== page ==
“I could easily have spent 5 more years on this record. I can see how people get into taking time to do stuff. It was a total change of pace. I didn’t rush anything.” So says Ben Esser in 2012.

But you haven’t heard from him in 3 years. Since you last met Ben he has walked the street of New York looking for the ghosts of Andy Warhol’s Factory and evolved a new slow ethos inspired by the peaceful lifestyles of ambient pioneers Cluster.
While he has always been a producer, his latest work is more about production, experimenting with the sound of electricity. He’s been sequestered at his studio on Shacklewell Lane, focussed on the practise not the product.
In fact, he hasn’t even been writing songs. “I went in and just recorded stuff in a live context. Set up drums and keyboards, played stuff out. ‘Enmity’ started as something completely different and there are probably 30 versions of the song. It was a lot more about starting ideas and making little compilation of bits that I liked from different songs and then try and go back in and change them. It could have been 20 minutes long.”

And as the man evolved and grew up (he wrote his previous material 4 years ago) a new mood board of influences began to exert power over his imagination. From the junk-paced poems of “The Basketball Diaries” author Jim Carroll to the “quotable quotes” of Andy Warhol and the feel of the ever seductive “Berlin Trilogy” of fellow Brit Boy Bowie. He followed the trail to Berlin in search of this opiatic glitz. He lived on the Köthener Strasse. “I tried to connect with the past and there was nothing there” says Ben. “I went to NYC to look at where the old Andy Warhol Factory was and it was a car park. Max’s Kansas City was a CVS drug store.”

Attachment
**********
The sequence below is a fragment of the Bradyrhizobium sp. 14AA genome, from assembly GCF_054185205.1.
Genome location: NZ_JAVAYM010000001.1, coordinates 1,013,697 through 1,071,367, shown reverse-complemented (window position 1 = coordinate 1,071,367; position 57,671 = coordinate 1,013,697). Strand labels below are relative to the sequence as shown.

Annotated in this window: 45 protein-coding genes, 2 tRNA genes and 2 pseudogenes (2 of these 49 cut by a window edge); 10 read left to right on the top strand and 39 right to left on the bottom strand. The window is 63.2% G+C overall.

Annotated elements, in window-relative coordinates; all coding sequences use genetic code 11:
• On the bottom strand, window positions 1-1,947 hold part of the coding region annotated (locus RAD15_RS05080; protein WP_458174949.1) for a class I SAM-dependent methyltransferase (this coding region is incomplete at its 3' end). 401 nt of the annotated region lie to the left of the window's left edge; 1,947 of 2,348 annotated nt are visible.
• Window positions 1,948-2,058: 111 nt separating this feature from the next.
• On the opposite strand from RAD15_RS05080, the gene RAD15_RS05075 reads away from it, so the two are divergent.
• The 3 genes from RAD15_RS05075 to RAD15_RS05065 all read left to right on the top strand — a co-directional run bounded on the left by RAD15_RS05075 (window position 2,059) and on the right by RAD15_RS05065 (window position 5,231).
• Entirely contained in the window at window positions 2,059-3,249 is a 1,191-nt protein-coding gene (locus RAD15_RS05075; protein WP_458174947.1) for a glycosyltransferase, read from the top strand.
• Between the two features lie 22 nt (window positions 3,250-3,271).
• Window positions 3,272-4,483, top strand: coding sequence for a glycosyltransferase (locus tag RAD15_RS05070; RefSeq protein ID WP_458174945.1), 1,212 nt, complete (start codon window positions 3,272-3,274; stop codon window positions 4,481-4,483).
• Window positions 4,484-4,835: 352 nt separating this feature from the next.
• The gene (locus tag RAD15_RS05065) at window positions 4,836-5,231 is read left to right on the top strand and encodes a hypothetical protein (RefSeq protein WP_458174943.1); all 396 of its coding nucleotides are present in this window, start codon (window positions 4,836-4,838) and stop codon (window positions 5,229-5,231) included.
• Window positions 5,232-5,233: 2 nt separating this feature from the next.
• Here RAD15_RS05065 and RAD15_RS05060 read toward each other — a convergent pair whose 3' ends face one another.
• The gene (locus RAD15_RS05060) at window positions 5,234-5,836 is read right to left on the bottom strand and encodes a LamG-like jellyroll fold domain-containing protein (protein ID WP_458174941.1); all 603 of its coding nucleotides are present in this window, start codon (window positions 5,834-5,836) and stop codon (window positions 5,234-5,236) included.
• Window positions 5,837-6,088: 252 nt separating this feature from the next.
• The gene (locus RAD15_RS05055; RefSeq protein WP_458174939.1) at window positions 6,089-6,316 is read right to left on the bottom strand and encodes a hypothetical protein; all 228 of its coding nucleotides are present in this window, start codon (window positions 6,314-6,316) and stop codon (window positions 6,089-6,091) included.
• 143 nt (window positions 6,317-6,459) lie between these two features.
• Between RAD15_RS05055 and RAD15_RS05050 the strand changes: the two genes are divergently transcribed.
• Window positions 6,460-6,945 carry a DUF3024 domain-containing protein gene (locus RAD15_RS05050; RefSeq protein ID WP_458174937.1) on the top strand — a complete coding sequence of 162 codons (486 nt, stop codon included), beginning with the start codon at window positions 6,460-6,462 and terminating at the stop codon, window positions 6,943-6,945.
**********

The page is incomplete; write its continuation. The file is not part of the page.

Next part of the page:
If he wanted to find that feeling he would have to (re) create it himself. He collected a stack of obsolete synthesisers with unfamiliar names from eBay (Tiesco, Ems) and saved a 2 track Revox A77 tape machine from gathering dust in an attic. He started to piece together a new sound with his bare hands. Literally in some cases, cutting up tape and gluing it back together, letting it loop and writing over the top. The dreamy analogue spaces of Chris Carter’s work, the skronk and clunk of Cabaret Voltaire or Serge Bulot’s orchestral constructions were his key influences. He changed his palette. His wife filmed a video for ‘Enmity’ inspired by Dada and Hans Richter on 16mm chemical film tape, he morphed physically. The ‘Enmity’ EP is the welcome party to his strange new world. “A lot of the music I’ve been listening to lately is stuff that the more you listen to, the more it absorbs you” says Ben.


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